Alternatively, an investor may choose to invest indirectly. Managed investments are an example of an indirect investment method as your investment is typically made into a fund controlled by a fund manager. Your investment in a managed fund is pooled with other investor’s funds and invested in predefined asset classes in accordance with a product disclosure statement. Investments in managed funds can be readily converted into cash and your investment is managed by a team of experts. The fund manager will deduct a fee for managing and administering the fund.
If you have the expertise to manage your investments and wish to retain control, it’s likely that you’ll prefer a direct as opposed to an indirect investment method.
3. Select your gearing strategy.
Gearing refers to borrowing an amount of money to invest. It will increase any gains or losses. If the expenses from owning the asset are greater than the income earned from the asset, you can use the excess to reduce your other assessable income. This provides you with a tax benefit and is referred to as negative gearing.
To illustrate the point and using the same assumptions relied upon in the 2020 Vanguard Index Chart, $10,000 invested in Listed Property in 1990, tracking the S&P/ASX 200 A-REIT Accumulation Index, would be worth $95,395 at 30 June 2020. If you borrowed $10,000 and invested $20,000 ($10,000 of your own money and $10,000 borrowed) then your investment would be worth $190,368 on 30 June 2020 (if you had the capacity to repay the debt from other income). The value of the investment on 30 June 2020 increases by $95,395 at 30 June 2020 for each additional borrowing of $10,000.
Whilst gearing has the potential to magnify gains it also has the potential to magnify losses. This increases your risk associated with investing because it requires you, the investor, are required to finance repayment of the debt even if the investment decreases in value or their personal circumstances change. Gearing is not for the risk-averse investor.
4. Select the frequency for investment and reinvestment: Regular or Irregular.
To get the most out of your investments and maximise the amount of money you have accumulated for retirement you should understand the power of compounding. A compound return is the average return over a period (expressed as a percentage). This is maximised by earning and reinvesting income on not only your initial investment but also on the ongoing investment returns. The longer the period of investment, the greater the power of compounding.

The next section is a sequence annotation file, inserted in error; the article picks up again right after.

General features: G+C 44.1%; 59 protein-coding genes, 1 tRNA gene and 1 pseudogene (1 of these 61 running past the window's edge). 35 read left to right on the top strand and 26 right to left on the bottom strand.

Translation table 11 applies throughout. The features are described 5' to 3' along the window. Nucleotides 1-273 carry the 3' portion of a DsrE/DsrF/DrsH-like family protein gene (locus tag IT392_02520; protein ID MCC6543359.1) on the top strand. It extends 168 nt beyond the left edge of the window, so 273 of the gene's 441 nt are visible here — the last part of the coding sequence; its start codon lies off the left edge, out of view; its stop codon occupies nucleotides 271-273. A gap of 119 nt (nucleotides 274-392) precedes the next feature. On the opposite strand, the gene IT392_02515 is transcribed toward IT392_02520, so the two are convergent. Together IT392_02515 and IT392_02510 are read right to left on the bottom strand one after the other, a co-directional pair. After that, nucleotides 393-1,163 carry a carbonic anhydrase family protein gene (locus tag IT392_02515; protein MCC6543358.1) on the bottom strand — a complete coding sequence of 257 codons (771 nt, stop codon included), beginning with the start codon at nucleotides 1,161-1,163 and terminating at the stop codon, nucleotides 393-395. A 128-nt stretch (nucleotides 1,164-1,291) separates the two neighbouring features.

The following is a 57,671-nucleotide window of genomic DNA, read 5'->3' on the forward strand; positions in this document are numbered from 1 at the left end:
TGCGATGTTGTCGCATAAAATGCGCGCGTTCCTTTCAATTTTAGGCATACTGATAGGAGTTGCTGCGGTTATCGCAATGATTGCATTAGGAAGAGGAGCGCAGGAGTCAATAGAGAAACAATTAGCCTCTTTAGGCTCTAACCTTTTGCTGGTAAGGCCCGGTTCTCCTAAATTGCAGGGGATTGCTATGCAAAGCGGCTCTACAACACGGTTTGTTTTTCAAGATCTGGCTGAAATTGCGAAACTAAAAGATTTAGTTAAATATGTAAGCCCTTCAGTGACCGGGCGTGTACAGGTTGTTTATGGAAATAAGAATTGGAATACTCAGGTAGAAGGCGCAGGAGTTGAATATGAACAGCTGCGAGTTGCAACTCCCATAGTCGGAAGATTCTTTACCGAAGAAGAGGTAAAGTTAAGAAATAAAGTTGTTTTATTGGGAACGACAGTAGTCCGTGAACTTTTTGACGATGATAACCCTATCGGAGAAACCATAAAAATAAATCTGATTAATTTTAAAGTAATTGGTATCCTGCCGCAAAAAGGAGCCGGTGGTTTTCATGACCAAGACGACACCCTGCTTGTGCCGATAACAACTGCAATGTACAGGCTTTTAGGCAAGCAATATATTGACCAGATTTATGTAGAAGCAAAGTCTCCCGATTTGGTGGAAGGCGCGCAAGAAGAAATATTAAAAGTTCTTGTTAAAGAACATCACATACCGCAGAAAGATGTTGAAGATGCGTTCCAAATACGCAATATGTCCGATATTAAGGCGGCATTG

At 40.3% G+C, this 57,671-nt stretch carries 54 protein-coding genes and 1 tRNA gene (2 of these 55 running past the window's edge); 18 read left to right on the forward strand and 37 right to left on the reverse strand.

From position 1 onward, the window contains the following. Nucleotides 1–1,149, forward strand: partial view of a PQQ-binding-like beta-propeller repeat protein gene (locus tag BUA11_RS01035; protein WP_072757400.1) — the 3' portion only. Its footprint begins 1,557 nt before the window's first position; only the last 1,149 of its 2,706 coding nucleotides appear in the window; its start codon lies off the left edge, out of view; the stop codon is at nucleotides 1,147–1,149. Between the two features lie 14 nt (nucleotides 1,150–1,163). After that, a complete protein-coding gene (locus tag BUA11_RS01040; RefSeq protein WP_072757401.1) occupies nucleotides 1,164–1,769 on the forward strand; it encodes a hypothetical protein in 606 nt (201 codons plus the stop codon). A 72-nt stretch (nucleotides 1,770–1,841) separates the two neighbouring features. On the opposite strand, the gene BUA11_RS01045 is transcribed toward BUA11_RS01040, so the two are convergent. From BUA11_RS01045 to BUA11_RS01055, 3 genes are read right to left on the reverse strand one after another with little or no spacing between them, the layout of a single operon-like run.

To illustrate the point and using the same assumptions relied upon as above, $10,000 invested in Listed Property in 1990 tracking the S&P/ASX 200 A-REIT Accumulation Index would be worth $95,395 on 30 June 2020. This means that the compound return for the total period is $85,395. This is $61,215 more than the amount of money that you would have accumulated on 30 June 2020 if you didn’t reinvest the income.
Interestingly, if in addition to the initial deposit of $10,000, you had also contributed $100 per month toward this same investment, your investment would be worth $223,236 on 30 June 2020. This is $127,841 more than the amount of money that you would have accumulated on 30 June 2020 if you had just invested the initial deposit of $10,000 and reinvested the earnings.
In short, regularly investing, beyond your initial investment, over a long-term period, is the key to maximising your wealth. The power of compounding should be working for you.
Now you understand how to invest for retirement, the next steps are to consider your risk profile, formulate an investment strategy and select an appropriate structure for investment. These elements are beyond the scope of this article but are just as important as deciding how to invest for retirement. Your accountant can help you with this process.